Commercial Deposit Insurance Agency Introduces Innovative Protection for Business Bank Accounts

Share Article

New Insurance Policy Covers Cash Stolen by Cyber Theft for Small Businesses and Non-Profits.

Commercial Deposit Insurance Agency (CDIA), today announced that its innovative new insurance policy for protecting business bank accounts against cyber theft is now available to businesses and non-profits. CDIA's product, backed by two AM Best "A" rated insurance companies, is the first to offer coverage that will replace cash stolen from commercial accounts by cyber thieves in a matter of days. This is critical for small organizations that often manage cash flow closely and cannot afford to lose the money in their bank accounts.

The product was developed by Marc Kramer, President of CDIA and a serial entrepreneur, and Dick Peterson, Executive Chairman of the company who came out of retirement after serving as President and CEO of the 6th largest insurance brokerage firm in the world, Minet. By law, as stated in the Federal Regulation issued by the Consumer Financial Protection Bureau, banks are not required to insure commercial account against theft or fraud like they are personal accounts. This creates a significant risk for small businesses, trusts, estates and non-profits that CDIA is unique able to limit.

"We are excited to finally release commercial deposit insurance to the public after years developing the policy, looking for the right partners, and speaking with business owners who have suffered at the hands of cyber thieves," said Mr. Kramer. “As a small business owner myself, I know how much I depend on the cash in my corporate account to keep my business running and my employees and vendors paid. I couldn’t imagine not being able to get that money back if it were stolen by hackers. For small businesses and non-profits, this insurance is a no-brainer, and I’m really proud that CDIA will be the first company to offer these policies."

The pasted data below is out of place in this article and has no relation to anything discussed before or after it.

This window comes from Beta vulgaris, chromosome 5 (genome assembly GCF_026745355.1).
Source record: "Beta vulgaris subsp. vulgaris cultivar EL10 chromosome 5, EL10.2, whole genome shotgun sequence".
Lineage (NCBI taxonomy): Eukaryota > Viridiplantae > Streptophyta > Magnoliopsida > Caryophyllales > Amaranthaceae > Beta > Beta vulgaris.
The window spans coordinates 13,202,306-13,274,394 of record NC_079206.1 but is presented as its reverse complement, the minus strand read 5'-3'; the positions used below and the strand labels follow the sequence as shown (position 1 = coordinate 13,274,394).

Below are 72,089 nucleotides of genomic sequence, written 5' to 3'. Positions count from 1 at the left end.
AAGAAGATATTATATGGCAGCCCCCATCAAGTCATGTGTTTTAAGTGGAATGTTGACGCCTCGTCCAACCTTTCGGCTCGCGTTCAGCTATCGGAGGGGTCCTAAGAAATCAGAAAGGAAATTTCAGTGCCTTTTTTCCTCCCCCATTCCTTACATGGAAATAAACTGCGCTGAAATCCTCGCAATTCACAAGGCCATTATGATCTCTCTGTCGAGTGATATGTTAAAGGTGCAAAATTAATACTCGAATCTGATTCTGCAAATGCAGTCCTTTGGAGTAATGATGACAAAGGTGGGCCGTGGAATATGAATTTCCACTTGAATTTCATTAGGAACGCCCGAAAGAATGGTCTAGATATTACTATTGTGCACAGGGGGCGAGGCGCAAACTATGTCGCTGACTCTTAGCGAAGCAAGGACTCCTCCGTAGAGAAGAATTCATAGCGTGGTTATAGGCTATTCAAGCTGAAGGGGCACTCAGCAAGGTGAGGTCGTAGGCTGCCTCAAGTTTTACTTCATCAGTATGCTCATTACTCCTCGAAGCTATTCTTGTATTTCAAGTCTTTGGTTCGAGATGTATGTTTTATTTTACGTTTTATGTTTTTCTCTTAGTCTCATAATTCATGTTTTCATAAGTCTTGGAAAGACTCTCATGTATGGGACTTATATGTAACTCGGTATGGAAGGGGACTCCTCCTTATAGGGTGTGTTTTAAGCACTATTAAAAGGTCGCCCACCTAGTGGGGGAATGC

CDIA’s insurance policies are currently available to small businesses and non-profits that have less than 10 employees in Pennsylvania, New Jersey, and Delaware. Policies cost as little as $100 for $10,000 worth of insurance and as much as $50,000 for $175. CDIA will reimburse the owner up to the limit covered in a matter of days.

"Having worked in the insurance industry for over 40 years, even I was shocked to learn that such a risk existed for commercial deposit accounts,” said Mr. Peterson. “The good news is that a solution could be developed with a little innovation and ingenuity so that small organizations could be confident that if cyber theft happened to them, they would be protected. Banks have some of the most sophisticated security systems the world have ever seen, but thieves are persistent so business owners need to protect themselves as well. For less than the cost of cable for a month, the decision to cover an account for a year is really a no-brainer."

Cyber theft from bank accounts is on the rise and many predict significant threats in 2013. In fact, recent studies have shown that reported cases of cyber theft have tripled from 2009 - 2012. Other trends, such as those listed below, make it easier than ever for hackers to steal passwords and other private information.

  •     Proliferation of online accounts, passwords, and personal information
  •     Increase in cloud-based software and shared access to those accounts
  •     Mobile work on unsecured devices or networks

CDIA’s commercial deposit insurance policies can be purchased online at Policies begin at $100 annually for $10,000 in coverage and go up to $175 annually for $50,000 in coverage. Eligibility requirements are available on a website and organizations must fill out a small application to gain coverage.

Commercial Deposit Insurance Agency (CDIA) is the first company to introduce commercial deposit insurance policies to cover the cyber theft of cash from business bank accounts. CDIA has exclusive partnerships with two AM Best "A" rated insurance companies to provide the insurance to small businesses and non-profits. According to the Federal Regulation issued by the Consumer Financial Protection Bureau, banks are only required to insure consumer bank accounts, leaving millions of commercial accounts at risk for a cyber attack. For a nominal yearly fee, CDIA insures commercial accounts up to $50,000. Please visit to learn more.

Share article on social media or email:

View article via:

Pdf Print

Contact Author

Cass Oryl
Follow us on
Visit website